There is no "best solution" in this type of situation. He should try to reinstate himself at school by using the FSA's assistance and connection with the local USCIS office.
Should that fail, then has to pack and go home, unless has a USC fiancee and she is ready to marry him. The other alternative is to remain out of status in the U.S., where he will be accumulating additional "unlawful" presence.
Behar Intl. Counsel 619.234.5962 Kindly be advised that the answer above is only general in nature cannot be construed as legal advice, given that not enough facts are known. It is your responsibility to retain a lawyer to analyze the facts specific to your particular situation in order to give you specific advice. Specific answers will require cognizance of all pertinent facts about your case. Any answers offered on Avvo are of a general nature only, and are not meant to create an attorney-client relationship.
There is obviously a long and tangled history to this whole situation and it cannot be properly addressed in this forum. For example, there is no I-485 in conjunction with an H-1B so something is clearly amiss in that regard and we don't have sufficient facts to make any type of recommendation. It is unclear to whether your friend was ever in lawful H-1B status and if the green card process was commenced.
Your friend's lawyer knows the facts of his case and should be able to offer recommendations on how to proceed. However, it sounds as though your friend is displeased with his current lawyer. I suggest he consult with another experienced immigration attorney who can review the facts of the case and advise him of the options available and recommend an appropriate course of action.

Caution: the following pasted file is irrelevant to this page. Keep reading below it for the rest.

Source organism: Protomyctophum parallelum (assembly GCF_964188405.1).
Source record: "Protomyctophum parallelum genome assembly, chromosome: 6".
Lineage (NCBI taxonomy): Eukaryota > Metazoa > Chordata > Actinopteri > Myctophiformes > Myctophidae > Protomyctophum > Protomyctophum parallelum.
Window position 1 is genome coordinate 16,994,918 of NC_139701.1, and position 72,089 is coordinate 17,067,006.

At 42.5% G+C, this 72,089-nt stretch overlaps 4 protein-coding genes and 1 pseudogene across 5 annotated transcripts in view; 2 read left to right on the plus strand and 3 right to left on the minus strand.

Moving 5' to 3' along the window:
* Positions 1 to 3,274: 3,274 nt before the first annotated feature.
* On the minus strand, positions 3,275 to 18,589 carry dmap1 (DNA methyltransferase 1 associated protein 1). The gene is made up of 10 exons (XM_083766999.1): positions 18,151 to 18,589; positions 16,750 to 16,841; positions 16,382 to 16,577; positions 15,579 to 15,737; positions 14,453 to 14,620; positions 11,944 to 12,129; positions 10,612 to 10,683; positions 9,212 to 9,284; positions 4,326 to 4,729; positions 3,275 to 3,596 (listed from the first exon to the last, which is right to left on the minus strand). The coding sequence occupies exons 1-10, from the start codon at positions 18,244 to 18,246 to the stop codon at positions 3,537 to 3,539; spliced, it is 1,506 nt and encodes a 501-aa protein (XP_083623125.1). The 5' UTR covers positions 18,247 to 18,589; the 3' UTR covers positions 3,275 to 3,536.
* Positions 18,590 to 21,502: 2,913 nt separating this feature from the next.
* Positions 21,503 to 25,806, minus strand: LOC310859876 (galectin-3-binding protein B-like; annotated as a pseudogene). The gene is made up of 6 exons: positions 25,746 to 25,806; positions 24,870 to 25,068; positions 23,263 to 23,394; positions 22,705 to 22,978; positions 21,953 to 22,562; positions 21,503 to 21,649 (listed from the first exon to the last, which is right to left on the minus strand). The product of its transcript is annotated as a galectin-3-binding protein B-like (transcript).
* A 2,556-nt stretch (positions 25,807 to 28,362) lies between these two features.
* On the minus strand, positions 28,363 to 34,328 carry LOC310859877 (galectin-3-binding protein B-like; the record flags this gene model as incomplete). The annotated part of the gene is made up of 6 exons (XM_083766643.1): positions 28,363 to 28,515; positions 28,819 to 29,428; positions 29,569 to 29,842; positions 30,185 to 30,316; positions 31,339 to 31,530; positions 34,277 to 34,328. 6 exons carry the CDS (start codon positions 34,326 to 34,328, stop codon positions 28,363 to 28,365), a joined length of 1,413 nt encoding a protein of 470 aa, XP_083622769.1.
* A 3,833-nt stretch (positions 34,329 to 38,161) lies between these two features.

While this answer is provided by a Florida Bar Certified Expert in Immigration and Nationality Law, it is for general information purposes only and an attorney/client relationship is neither intended nor created. You should seek out qualified counsel to review your case and provide you with advice specific to your situation. Call +1-561-478-5353 to schedule a consultation with Mr. Devore.
I agree with My colleagues. However, if he's able to get a new I-901 and I 20, he may be able to enter again with the paperwork and visa that he has. I strongly recommend an appointment with a competent and experienced immigration attorney. A second opinion seems best.
This is general information, not legal advice, and does not create an attorney client relationship.